I was lying face down on my stomach while my girl dug the point of her elbow into my shoulder blade. I had tried returning to the gym, only to be crippled by a high school football injury. “It’s just a pinched nerve,” some moronic coach told me when my entire right arm went numb during practice
The “pinched nerve” would resurface whenever I’d begin strength training. I was out of the gym for a year or two until learning something doctors didn’t – that there was a solution to a debilitating problem.
What doctors and other quacks call “pinched nerves,” “tendonitis,” and other nonsensical terms are more often compacted muscle tissue that can be unknotted. You just need a workbook, a tennis ball (you later graduate to a lacrosse ball), and a willingness to undergo extreme short-term pain in order to relieve chronic nagging pain.
When there’s trauma to the body, muscles stop firing. When muscles stop firing, painful knots begin the form. What’s worse is that these knots start pulling the rest of the body out of alignment.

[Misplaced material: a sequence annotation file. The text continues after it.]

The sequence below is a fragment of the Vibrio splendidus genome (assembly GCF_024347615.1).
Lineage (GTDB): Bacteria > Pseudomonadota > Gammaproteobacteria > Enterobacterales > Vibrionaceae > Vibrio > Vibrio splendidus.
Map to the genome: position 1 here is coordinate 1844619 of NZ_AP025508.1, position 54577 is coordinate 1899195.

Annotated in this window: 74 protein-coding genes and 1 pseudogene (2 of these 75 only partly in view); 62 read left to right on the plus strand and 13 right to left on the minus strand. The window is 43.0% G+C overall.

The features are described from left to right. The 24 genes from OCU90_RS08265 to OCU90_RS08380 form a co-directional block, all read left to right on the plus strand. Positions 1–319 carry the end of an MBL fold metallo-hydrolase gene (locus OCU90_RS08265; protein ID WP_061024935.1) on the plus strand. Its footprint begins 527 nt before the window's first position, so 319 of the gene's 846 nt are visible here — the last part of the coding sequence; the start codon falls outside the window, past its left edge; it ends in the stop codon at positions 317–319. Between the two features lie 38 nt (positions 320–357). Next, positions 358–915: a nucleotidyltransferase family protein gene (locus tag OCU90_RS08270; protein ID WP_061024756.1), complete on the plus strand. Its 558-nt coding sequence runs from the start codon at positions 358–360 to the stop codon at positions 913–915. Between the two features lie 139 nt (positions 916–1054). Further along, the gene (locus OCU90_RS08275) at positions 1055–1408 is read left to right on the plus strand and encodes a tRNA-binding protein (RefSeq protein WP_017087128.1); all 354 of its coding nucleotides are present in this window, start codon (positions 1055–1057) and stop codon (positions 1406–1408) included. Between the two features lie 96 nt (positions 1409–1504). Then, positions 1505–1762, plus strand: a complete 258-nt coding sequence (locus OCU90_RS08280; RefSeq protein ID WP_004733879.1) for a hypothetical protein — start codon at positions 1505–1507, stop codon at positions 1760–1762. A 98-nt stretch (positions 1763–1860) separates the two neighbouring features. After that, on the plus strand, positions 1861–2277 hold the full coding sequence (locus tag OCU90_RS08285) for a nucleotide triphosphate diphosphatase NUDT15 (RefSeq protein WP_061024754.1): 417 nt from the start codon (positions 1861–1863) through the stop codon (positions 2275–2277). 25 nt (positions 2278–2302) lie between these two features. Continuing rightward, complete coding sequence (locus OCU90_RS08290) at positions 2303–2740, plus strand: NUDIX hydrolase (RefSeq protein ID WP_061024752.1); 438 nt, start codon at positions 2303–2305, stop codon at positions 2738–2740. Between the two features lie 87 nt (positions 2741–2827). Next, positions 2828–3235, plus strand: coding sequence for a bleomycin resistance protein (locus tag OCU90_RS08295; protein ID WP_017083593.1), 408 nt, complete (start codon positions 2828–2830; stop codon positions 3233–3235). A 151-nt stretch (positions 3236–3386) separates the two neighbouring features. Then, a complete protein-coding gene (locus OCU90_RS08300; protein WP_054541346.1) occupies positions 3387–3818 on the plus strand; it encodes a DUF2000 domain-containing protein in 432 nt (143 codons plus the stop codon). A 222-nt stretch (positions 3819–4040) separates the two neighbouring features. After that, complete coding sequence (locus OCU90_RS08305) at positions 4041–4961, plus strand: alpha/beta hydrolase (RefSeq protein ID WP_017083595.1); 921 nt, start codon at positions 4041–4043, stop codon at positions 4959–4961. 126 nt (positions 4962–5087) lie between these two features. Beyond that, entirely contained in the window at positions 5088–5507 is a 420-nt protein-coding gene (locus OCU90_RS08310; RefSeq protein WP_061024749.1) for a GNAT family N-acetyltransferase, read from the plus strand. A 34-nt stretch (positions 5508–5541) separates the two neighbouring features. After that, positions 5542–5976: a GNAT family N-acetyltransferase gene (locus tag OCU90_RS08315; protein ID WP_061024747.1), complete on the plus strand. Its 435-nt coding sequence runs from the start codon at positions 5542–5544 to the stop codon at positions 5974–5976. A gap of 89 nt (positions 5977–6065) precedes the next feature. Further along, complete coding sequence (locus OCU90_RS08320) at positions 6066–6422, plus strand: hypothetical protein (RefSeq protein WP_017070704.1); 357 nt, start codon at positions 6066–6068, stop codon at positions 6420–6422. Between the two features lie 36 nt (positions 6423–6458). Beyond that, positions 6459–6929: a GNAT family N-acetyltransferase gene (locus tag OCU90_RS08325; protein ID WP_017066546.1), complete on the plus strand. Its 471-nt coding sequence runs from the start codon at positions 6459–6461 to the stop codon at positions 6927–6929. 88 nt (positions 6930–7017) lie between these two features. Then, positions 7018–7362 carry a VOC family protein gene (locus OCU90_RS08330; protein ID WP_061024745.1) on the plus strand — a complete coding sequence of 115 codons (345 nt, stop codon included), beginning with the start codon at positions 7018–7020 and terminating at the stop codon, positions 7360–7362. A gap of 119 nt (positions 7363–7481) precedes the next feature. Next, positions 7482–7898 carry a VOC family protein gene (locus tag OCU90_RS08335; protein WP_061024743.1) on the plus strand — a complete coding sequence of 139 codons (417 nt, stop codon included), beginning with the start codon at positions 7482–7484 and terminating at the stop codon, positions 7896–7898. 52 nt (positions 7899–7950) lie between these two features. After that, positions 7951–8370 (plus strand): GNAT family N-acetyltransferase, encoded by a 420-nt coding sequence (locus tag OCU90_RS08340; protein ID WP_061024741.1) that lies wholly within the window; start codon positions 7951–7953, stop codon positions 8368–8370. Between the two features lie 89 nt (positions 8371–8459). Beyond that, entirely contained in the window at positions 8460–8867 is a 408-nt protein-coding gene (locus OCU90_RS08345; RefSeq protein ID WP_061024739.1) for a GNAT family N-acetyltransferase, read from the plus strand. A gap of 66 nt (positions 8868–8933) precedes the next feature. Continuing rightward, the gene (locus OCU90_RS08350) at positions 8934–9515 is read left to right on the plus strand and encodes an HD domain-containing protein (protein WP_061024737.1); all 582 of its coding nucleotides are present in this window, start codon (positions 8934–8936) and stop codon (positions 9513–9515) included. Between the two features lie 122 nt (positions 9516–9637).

The body is a unit. Everything is connected. A tight subscapularis leads to tennis elbow, which leads to carpal tunnel syndrome.
A piano maker turned physical therapist, Clair Davies wrote The Trigger Point Therapy Workbook: Your Self-Treatment Guide for Pain Relief (Second Edition) after observing and experiencing chronic pain. He learned that pain is caused by “trigger points” within muscles.
The workbook explains the cause of numerous ailments. Headaches are often caused by trigger points, although most of my injuries are from the gym and using a laptop.
Trigger point therapy – also called “self-myofascial release” – has changed my life. I recently had a shoulder impingement that kept me from doing overhead presses. After some painful sessions with a lacrosse ball, it was better.
There are specific tools the trigger point therapists recommend:
- Trigger Point Performance Self Myofascial Release Starter Set (here)
- Theracane (here)
- Triggerwheel (here)
- Trigger Point Performance The Grid Revolutionary Foam Roller (here)
I have all of those toys but actually prefer this lacrosse ball and good old fashioned foam rolling.
On my off day I’ll often go into the gym just to foam roll and do self-myofascial release. When I feel an injury come on, then I do short bouts of trigger point therapy several times a day. (Each “session” only takes 15-30 seconds.)
If your body is screwed up, look into trigger point therapy. You won’t regret it.
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